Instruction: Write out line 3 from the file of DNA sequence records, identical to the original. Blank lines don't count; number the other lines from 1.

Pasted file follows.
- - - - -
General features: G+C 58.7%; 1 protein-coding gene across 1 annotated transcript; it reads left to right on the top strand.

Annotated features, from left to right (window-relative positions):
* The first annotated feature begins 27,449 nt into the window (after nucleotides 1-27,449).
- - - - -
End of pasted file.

* The first annotated feature begins 27,449 nt into the window (after nucleotides 1-27,449).